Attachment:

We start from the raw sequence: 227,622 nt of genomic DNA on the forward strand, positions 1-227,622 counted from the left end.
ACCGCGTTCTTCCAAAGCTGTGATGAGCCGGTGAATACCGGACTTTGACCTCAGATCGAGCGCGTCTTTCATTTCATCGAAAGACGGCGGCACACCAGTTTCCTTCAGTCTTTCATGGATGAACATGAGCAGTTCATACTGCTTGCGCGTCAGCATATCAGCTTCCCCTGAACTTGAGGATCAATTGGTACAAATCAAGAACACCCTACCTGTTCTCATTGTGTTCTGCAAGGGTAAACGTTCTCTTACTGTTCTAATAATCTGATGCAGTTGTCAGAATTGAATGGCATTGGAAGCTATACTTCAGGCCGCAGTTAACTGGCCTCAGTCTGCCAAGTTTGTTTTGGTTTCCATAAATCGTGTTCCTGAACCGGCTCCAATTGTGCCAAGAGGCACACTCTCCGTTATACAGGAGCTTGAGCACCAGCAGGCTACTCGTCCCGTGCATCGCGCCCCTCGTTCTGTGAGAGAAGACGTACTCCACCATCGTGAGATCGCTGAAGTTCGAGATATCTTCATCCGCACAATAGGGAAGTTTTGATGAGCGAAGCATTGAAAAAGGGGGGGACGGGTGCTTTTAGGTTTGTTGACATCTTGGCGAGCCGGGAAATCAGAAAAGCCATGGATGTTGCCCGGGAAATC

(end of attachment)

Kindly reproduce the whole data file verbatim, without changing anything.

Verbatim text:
We start from the raw sequence: 227,622 nt of genomic DNA on the forward strand, positions 1-227,622 counted from the left end.
ACCGCGTTCTTCCAAAGCTGTGATGAGCCGGTGAATACCGGACTTTGACCTCAGATCGAGCGCGTCTTTCATTTCATCGAAAGACGGCGGCACACCAGTTTCCTTCAGTCTTTCATGGATGAACATGAGCAGTTCATACTGCTTGCGCGTCAGCATATCAGCTTCCCCTGAACTTGAGGATCAATTGGTACAAATCAAGAACACCCTACCTGTTCTCATTGTGTTCTGCAAGGGTAAACGTTCTCTTACTGTTCTAATAATCTGATGCAGTTGTCAGAATTGAATGGCATTGGAAGCTATACTTCAGGCCGCAGTTAACTGGCCTCAGTCTGCCAAGTTTGTTTTGGTTTCCATAAATCGTGTTCCTGAACCGGCTCCAATTGTGCCAAGAGGCACACTCTCCGTTATACAGGAGCTTGAGCACCAGCAGGCTACTCGTCCCGTGCATCGCGCCCCTCGTTCTGTGAGAGAAGACGTACTCCACCATCGTGAGATCGCTGAAGTTCGAGATATCTTCATCCGCACAATAGGGAAGTTTTGATGAGCGAAGCATTGAAAAAGGGGGGGACGGGTGCTTTTAGGTTTGTTGACATCTTGGCGAGCCGGGAAATCAGAAAAGCCATGGATGTTGCCCGGGAAATC